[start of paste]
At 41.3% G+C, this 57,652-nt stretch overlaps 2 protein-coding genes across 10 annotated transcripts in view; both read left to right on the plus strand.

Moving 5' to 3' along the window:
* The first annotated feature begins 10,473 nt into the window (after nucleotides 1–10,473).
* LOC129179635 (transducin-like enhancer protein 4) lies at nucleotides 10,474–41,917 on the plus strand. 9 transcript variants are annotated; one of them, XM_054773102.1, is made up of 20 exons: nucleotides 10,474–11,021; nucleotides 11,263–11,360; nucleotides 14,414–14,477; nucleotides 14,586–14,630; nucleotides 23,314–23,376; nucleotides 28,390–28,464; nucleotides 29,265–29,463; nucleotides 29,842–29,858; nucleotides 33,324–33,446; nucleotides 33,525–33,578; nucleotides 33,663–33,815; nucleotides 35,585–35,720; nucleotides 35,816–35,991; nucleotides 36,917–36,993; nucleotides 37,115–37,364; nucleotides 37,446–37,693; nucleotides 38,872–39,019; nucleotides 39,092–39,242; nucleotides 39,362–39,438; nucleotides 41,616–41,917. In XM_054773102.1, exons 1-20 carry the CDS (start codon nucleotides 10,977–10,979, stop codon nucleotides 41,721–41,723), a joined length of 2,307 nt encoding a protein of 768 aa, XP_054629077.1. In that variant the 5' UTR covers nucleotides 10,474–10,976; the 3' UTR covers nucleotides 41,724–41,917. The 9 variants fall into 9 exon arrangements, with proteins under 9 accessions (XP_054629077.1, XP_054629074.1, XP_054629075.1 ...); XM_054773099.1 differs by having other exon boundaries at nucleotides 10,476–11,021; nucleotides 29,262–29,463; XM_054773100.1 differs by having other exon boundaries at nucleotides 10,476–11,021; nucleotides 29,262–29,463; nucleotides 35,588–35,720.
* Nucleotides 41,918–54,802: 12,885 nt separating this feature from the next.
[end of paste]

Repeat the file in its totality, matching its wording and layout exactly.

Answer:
At 41.3% G+C, this 57,652-nt stretch overlaps 2 protein-coding genes across 10 annotated transcripts in view; both read left to right on the plus strand.

Moving 5' to 3' along the window:
* The first annotated feature begins 10,473 nt into the window (after nucleotides 1–10,473).
* LOC129179635 (transducin-like enhancer protein 4) lies at nucleotides 10,474–41,917 on the plus strand. 9 transcript variants are annotated; one of them, XM_054773102.1, is made up of 20 exons: nucleotides 10,474–11,021; nucleotides 11,263–11,360; nucleotides 14,414–14,477; nucleotides 14,586–14,630; nucleotides 23,314–23,376; nucleotides 28,390–28,464; nucleotides 29,265–29,463; nucleotides 29,842–29,858; nucleotides 33,324–33,446; nucleotides 33,525–33,578; nucleotides 33,663–33,815; nucleotides 35,585–35,720; nucleotides 35,816–35,991; nucleotides 36,917–36,993; nucleotides 37,115–37,364; nucleotides 37,446–37,693; nucleotides 38,872–39,019; nucleotides 39,092–39,242; nucleotides 39,362–39,438; nucleotides 41,616–41,917. In XM_054773102.1, exons 1-20 carry the CDS (start codon nucleotides 10,977–10,979, stop codon nucleotides 41,721–41,723), a joined length of 2,307 nt encoding a protein of 768 aa, XP_054629077.1. In that variant the 5' UTR covers nucleotides 10,474–10,976; the 3' UTR covers nucleotides 41,724–41,917. The 9 variants fall into 9 exon arrangements, with proteins under 9 accessions (XP_054629077.1, XP_054629074.1, XP_054629075.1 ...); XM_054773099.1 differs by having other exon boundaries at nucleotides 10,476–11,021; nucleotides 29,262–29,463; XM_054773100.1 differs by having other exon boundaries at nucleotides 10,476–11,021; nucleotides 29,262–29,463; nucleotides 35,588–35,720.
* Nucleotides 41,918–54,802: 12,885 nt separating this feature from the next.